With the improved imaging modalities to define and delineate tumour volumes, identifying both morphological as well as functional and biologic information, and the introduction of treatment modalities that allow for shaped dose distributions (e.g. intensity-modulated radiation therapy (IMRT), stereotactic body radiotherapy (SBRT) and chargedparticle beams), the radiotherapy community is now capable of creating dose distributions that match the tumour volume tightly.3,5 Conformal radiation therapy (CRT) aims at shaping the dose distribution to the delineated target volume, whereas conformal avoidance aims at avoiding critical structures. These advances have been driven by the dual goals of maximising radiation dose to tumour volume while minimising the dose to surrounding healthy tissue. Accurate knowledge of the patient s anatomy during the radiation process is of utmost importance, and it can be argued that novel technologies such as IMRT and shaped-beam radiosurgery are useless without proper image guidance. The concept of image guidance is not new in radiotherapy. Aspects of image guidance have always existed, even with the first use of X-rays for cancer therapy, probably using the same radiation source for both imaging and treatment. The concept of IGRT has been introduced to define the accomplishment of tumour and soft tissue imaging in realtime or near-realtime for the correction of both systematic and random errors on a daily basis. It was born out of the need for both accurate target localisation in IMRT and SBRT and the delivery of boost doses to sub-volumes identified with functional and biological imaging. IGRT will be necessary to exploit the possible clinical benefits of the new treatment procedures. As the capabilities of IGRT improve, it will provide tools to better understand treatment uncertainties and allow a reexamination of the present practice regarding treatment margins. Conceptually, IGRT refers to in-room image guidance just before or during treatment and is based on the assumption that the tumour volume has been defined adequately. The imaging modalities applied for tumour identification and delineation, although they also help to guide the treatment , are not part of the IGRT concept in its current definition.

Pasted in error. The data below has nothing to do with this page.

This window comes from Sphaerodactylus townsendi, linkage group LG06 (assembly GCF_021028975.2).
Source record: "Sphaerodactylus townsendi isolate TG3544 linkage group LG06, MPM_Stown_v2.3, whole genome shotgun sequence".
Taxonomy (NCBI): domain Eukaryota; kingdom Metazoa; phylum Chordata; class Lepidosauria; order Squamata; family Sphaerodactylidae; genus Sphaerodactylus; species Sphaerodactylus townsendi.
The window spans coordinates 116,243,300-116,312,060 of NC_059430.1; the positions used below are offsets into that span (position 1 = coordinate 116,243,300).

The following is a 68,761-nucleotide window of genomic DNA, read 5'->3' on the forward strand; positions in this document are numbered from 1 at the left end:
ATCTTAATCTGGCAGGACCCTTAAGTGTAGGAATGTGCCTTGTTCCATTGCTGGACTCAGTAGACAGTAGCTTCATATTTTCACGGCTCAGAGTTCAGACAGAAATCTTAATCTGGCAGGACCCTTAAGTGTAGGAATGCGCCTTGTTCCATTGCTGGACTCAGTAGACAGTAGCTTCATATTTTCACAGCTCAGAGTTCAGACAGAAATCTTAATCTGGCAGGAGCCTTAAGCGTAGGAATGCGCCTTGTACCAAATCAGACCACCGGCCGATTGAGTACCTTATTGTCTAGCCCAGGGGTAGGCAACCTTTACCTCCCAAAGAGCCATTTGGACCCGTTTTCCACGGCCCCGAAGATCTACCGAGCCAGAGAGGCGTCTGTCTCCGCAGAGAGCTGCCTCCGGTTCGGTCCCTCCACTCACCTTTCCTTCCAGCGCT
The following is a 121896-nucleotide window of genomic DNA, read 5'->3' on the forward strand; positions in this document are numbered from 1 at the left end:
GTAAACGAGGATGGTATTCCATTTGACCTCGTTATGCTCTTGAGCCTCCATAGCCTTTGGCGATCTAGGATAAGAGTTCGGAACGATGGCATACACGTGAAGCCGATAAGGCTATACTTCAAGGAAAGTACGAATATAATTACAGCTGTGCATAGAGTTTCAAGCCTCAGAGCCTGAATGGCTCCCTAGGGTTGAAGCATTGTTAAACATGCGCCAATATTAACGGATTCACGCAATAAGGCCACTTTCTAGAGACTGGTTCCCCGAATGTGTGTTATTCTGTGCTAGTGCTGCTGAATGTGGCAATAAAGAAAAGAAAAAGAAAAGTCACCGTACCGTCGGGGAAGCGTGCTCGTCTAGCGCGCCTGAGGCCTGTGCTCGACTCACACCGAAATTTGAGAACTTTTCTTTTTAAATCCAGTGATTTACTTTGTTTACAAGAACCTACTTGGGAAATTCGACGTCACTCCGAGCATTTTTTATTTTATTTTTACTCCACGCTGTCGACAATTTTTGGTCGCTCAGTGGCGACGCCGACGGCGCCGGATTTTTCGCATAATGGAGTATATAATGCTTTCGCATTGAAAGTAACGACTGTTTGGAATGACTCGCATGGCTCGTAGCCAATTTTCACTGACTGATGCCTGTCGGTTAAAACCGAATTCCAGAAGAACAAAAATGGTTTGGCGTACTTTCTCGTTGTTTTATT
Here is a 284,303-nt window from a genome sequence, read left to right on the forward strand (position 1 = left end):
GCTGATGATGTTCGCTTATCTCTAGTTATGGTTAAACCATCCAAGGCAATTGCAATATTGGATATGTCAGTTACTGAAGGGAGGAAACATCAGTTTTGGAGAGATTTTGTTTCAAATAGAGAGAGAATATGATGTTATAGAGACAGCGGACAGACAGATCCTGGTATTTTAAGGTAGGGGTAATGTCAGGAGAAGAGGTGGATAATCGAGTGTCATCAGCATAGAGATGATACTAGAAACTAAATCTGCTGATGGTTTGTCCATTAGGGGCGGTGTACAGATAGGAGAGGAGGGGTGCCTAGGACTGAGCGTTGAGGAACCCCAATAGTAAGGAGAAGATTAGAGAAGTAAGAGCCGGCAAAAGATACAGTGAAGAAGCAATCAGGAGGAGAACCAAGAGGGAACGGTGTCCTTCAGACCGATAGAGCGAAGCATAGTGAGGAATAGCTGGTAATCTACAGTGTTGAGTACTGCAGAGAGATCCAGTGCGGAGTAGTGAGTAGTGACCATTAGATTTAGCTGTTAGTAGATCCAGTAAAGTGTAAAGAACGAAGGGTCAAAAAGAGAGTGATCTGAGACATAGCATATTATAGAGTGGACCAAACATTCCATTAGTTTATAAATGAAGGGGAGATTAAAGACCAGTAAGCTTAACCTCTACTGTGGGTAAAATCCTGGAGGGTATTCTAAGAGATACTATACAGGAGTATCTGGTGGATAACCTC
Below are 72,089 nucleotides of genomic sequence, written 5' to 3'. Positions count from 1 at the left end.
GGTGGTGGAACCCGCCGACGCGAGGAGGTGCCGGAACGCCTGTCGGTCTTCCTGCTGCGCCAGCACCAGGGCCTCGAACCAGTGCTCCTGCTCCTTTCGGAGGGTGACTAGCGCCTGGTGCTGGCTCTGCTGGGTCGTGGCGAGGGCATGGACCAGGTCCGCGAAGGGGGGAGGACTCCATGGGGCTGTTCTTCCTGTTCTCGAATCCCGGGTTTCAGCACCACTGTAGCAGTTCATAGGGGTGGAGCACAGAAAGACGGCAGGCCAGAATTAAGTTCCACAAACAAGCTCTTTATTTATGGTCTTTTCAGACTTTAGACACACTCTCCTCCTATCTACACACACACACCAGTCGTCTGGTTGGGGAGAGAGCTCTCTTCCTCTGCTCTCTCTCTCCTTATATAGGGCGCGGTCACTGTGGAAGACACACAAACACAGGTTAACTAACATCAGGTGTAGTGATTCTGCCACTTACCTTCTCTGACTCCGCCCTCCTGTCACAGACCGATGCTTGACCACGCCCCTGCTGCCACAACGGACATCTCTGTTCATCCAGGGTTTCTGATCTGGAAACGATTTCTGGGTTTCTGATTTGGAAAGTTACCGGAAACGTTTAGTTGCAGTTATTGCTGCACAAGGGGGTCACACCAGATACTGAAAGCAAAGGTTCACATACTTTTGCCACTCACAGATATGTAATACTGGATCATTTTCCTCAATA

Image-guided Radiation Therapy Solutions